Fuelled by the suspicion that the European Union's democracy promotion efforts in the Middle East and North Africa over the past 20 years were not only ineffective but even counterproductive, this book critically reviews the practice and effects of international democracy promotion efforts vis-à-vis authoritarian regimes. How and under which conditions do authoritarian regimes cooperate on democracy promotion efforts by international actors? And what does the Arab Spring tell us about the nature and prospects of these efforts? Following a comprehensive analysis of cooperation on democracy and human rights in Euro-Mediterranean relations since the early 1990s, the author argues that the same set of factors facilitated both the cooperation of authoritarian regimes and their persistence during the Arab Spring. For authoritarian regimes with moderate levels of political liberalization and statehood, cooperation on democracy and human rights became part of their more 'successful' survival strategies.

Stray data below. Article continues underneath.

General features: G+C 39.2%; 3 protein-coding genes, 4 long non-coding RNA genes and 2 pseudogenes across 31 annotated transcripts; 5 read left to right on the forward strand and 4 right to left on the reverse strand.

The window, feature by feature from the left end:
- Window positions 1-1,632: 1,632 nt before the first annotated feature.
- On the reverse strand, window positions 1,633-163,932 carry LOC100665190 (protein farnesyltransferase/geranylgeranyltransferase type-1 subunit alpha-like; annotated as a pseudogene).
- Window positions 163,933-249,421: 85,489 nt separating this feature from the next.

2. From Democracy Promotion to Cooperation
3. Regional Patterns of Cooperation
4. Variation in Cooperation
5. Authoritarian Survival Strategies and Cooperation
6. The Arab Spring and Euro-Mediterranean Cooperation